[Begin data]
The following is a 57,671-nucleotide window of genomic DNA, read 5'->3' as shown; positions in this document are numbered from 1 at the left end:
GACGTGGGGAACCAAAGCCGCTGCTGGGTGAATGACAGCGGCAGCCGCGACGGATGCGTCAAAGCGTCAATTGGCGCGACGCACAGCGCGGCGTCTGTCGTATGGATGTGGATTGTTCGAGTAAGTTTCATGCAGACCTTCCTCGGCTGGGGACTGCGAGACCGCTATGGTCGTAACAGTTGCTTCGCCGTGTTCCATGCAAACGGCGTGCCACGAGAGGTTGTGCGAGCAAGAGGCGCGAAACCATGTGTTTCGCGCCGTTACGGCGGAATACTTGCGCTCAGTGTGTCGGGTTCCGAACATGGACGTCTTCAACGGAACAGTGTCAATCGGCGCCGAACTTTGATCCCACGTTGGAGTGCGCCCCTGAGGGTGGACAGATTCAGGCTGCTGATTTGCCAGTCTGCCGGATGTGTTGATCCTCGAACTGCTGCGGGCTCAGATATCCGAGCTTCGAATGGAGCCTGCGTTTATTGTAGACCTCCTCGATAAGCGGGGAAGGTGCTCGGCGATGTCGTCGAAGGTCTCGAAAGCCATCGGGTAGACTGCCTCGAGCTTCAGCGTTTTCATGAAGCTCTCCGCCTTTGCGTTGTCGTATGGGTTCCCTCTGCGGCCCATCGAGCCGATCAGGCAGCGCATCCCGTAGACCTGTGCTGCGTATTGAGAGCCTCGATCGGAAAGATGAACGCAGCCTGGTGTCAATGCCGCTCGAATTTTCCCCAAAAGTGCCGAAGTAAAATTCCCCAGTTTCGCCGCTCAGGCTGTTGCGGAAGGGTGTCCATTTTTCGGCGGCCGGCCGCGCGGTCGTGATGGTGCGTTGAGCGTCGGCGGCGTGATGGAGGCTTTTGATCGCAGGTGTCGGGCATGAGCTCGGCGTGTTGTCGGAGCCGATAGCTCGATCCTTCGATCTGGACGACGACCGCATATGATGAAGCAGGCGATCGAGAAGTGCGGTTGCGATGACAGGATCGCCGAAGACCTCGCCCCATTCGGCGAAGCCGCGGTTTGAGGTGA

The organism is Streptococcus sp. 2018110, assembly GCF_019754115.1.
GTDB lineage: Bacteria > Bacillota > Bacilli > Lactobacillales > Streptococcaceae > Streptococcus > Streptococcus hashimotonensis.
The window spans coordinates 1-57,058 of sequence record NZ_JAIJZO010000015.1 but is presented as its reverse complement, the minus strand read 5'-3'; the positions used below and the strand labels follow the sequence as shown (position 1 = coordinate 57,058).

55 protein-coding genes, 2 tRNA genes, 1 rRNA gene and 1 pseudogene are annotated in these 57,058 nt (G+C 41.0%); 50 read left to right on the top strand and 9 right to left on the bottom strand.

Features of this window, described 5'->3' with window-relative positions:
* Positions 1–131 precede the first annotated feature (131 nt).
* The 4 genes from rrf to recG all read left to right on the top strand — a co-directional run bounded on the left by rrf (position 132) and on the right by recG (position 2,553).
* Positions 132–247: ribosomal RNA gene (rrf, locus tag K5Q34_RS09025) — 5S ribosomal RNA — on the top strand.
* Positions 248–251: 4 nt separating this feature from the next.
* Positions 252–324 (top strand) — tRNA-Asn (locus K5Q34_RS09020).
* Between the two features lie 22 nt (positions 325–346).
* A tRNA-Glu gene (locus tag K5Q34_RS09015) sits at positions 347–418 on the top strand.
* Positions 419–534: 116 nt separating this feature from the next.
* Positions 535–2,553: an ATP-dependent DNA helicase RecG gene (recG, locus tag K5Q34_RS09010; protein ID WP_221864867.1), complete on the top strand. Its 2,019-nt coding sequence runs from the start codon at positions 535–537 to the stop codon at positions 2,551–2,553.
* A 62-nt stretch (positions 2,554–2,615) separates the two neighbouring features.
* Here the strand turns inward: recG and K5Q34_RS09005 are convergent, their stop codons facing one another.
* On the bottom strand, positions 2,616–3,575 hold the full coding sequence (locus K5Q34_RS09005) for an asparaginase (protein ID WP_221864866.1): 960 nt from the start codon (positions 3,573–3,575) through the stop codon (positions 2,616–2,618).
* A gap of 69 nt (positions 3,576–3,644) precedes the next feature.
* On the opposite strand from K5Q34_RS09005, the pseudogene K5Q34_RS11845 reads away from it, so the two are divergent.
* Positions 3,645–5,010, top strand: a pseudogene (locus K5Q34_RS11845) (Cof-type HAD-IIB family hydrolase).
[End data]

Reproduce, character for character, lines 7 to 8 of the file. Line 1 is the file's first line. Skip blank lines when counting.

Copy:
Features of this window, described 5'->3' with window-relative positions:
* Positions 1–131 precede the first annotated feature (131 nt).